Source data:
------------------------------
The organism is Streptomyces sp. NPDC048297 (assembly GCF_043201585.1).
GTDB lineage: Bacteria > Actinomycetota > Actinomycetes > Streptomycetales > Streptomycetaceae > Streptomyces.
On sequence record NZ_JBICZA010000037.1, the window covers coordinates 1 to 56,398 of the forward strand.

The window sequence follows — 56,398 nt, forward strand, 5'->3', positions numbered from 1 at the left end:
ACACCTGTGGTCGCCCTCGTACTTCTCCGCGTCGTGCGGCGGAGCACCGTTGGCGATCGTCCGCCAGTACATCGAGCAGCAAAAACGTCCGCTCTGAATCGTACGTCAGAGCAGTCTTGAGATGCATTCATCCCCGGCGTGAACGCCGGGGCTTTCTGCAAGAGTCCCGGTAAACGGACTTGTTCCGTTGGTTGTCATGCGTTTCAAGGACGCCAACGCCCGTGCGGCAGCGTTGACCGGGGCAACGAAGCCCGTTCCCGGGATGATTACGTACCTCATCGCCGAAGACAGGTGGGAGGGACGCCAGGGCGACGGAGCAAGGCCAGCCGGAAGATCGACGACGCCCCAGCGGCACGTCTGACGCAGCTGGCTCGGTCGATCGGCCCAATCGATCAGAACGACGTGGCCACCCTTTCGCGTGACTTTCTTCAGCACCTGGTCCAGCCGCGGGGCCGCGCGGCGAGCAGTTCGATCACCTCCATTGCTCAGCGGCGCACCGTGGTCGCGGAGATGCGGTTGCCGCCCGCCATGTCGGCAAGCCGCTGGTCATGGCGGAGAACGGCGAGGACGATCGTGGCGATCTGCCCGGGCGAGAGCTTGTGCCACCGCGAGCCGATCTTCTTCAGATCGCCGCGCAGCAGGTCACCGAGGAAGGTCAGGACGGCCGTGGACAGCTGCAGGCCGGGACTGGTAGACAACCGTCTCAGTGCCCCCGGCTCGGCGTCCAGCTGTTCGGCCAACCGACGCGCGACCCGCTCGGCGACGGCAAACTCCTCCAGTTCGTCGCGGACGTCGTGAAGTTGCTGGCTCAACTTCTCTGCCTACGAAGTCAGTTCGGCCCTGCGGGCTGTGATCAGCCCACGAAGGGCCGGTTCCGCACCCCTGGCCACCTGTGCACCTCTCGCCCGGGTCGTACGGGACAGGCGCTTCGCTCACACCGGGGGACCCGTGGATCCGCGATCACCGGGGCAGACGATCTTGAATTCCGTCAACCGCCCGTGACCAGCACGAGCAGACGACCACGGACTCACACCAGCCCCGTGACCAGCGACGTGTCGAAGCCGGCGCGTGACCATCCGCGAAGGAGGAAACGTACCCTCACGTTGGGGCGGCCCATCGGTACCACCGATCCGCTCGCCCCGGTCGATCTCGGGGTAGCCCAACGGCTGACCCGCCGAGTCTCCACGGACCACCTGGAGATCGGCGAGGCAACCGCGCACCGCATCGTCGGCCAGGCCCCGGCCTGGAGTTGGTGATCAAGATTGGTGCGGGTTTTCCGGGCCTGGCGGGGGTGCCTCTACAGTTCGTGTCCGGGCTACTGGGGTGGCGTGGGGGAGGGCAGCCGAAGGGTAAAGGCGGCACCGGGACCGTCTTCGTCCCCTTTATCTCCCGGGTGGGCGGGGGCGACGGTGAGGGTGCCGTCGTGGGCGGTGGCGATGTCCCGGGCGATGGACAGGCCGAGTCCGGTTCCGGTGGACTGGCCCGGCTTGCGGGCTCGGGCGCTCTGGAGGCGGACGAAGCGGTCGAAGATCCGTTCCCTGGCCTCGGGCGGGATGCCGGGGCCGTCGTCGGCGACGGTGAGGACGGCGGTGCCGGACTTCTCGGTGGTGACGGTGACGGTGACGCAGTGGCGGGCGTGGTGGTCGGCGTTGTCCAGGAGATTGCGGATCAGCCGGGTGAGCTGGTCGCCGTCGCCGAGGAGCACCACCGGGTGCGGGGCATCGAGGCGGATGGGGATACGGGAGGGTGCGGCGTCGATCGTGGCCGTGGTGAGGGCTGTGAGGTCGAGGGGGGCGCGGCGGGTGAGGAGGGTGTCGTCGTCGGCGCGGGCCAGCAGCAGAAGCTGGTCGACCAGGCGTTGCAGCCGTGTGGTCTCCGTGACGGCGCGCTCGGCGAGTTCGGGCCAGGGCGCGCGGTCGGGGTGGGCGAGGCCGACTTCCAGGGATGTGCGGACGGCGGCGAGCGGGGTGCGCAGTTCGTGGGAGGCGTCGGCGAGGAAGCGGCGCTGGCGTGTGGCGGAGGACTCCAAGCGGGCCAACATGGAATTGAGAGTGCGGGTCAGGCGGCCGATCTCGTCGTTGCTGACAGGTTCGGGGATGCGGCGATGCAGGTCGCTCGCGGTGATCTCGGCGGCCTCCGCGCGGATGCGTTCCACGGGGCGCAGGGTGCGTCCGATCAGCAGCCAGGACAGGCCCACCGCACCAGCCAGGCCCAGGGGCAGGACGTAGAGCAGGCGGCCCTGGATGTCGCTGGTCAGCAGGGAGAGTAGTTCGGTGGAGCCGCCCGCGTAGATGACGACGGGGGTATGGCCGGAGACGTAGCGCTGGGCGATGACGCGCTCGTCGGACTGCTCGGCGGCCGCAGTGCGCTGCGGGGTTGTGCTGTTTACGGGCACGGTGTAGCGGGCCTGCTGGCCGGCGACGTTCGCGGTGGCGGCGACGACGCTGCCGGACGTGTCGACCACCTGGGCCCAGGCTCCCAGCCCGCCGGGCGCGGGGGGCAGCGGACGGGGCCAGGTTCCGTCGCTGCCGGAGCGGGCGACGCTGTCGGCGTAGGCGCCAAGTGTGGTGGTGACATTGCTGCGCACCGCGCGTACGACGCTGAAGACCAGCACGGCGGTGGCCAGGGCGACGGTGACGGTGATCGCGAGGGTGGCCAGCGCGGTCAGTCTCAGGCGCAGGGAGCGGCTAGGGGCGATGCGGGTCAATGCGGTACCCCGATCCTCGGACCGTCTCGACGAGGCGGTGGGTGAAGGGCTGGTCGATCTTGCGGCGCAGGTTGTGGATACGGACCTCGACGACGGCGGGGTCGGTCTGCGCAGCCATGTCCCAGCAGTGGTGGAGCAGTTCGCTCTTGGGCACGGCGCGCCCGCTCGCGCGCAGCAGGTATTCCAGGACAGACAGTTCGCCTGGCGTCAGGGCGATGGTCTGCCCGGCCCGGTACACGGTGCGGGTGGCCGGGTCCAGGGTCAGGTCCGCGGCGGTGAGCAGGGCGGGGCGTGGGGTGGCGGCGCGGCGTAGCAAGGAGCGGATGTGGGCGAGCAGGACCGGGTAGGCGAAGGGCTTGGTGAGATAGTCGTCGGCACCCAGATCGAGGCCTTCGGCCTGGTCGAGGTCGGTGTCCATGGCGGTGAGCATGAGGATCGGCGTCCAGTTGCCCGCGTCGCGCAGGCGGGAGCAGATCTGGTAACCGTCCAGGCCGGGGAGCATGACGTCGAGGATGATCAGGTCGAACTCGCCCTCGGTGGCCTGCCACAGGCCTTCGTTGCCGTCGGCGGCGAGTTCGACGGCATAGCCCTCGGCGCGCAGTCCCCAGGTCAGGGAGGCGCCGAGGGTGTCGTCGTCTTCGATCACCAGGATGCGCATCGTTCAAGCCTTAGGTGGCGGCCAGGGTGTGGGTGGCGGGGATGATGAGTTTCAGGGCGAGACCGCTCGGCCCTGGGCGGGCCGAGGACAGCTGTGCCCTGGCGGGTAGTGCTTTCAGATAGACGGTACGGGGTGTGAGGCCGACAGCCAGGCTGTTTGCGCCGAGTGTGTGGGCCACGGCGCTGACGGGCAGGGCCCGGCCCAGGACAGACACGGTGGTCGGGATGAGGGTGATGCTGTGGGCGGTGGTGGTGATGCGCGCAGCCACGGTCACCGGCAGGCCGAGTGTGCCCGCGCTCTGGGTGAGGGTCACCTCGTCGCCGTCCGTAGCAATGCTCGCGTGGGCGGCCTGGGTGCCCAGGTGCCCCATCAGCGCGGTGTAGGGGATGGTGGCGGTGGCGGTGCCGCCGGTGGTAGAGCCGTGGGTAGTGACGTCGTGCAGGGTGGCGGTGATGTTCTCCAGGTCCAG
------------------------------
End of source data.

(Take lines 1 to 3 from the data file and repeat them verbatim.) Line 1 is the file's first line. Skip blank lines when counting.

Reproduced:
The organism is Streptomyces sp. NPDC048297 (assembly GCF_043201585.1).
GTDB lineage: Bacteria > Actinomycetota > Actinomycetes > Streptomycetales > Streptomycetaceae > Streptomyces.
On sequence record NZ_JBICZA010000037.1, the window covers coordinates 1 to 56,398 of the forward strand.